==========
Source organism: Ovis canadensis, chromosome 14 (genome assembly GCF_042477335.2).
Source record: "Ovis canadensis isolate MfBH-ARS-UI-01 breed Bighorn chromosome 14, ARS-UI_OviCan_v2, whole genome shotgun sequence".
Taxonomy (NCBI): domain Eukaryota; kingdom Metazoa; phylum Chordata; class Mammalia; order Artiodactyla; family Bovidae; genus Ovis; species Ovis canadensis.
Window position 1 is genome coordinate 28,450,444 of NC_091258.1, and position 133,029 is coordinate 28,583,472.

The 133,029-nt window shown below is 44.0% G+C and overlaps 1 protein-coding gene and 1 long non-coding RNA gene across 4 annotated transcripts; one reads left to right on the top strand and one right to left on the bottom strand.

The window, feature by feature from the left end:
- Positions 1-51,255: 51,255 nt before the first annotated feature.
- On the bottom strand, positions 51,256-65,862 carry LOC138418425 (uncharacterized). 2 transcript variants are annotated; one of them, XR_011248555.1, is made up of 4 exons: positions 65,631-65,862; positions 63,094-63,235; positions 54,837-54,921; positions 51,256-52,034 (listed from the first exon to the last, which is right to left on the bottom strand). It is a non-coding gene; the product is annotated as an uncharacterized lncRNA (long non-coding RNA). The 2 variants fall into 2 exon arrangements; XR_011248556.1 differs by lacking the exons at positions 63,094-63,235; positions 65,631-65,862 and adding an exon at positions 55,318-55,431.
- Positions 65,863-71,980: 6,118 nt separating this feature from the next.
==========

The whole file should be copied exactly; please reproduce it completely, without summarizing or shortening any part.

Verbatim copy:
Source organism: Ovis canadensis, chromosome 14 (genome assembly GCF_042477335.2).
Source record: "Ovis canadensis isolate MfBH-ARS-UI-01 breed Bighorn chromosome 14, ARS-UI_OviCan_v2, whole genome shotgun sequence".
Taxonomy (NCBI): domain Eukaryota; kingdom Metazoa; phylum Chordata; class Mammalia; order Artiodactyla; family Bovidae; genus Ovis; species Ovis canadensis.
Window position 1 is genome coordinate 28,450,444 of NC_091258.1, and position 133,029 is coordinate 28,583,472.

The 133,029-nt window shown below is 44.0% G+C and overlaps 1 protein-coding gene and 1 long non-coding RNA gene across 4 annotated transcripts; one reads left to right on the top strand and one right to left on the bottom strand.

The window, feature by feature from the left end:
- Positions 1-51,255: 51,255 nt before the first annotated feature.
- On the bottom strand, positions 51,256-65,862 carry LOC138418425 (uncharacterized). 2 transcript variants are annotated; one of them, XR_011248555.1, is made up of 4 exons: positions 65,631-65,862; positions 63,094-63,235; positions 54,837-54,921; positions 51,256-52,034 (listed from the first exon to the last, which is right to left on the bottom strand). It is a non-coding gene; the product is annotated as an uncharacterized lncRNA (long non-coding RNA). The 2 variants fall into 2 exon arrangements; XR_011248556.1 differs by lacking the exons at positions 63,094-63,235; positions 65,631-65,862 and adding an exon at positions 55,318-55,431.
- Positions 65,863-71,980: 6,118 nt separating this feature from the next.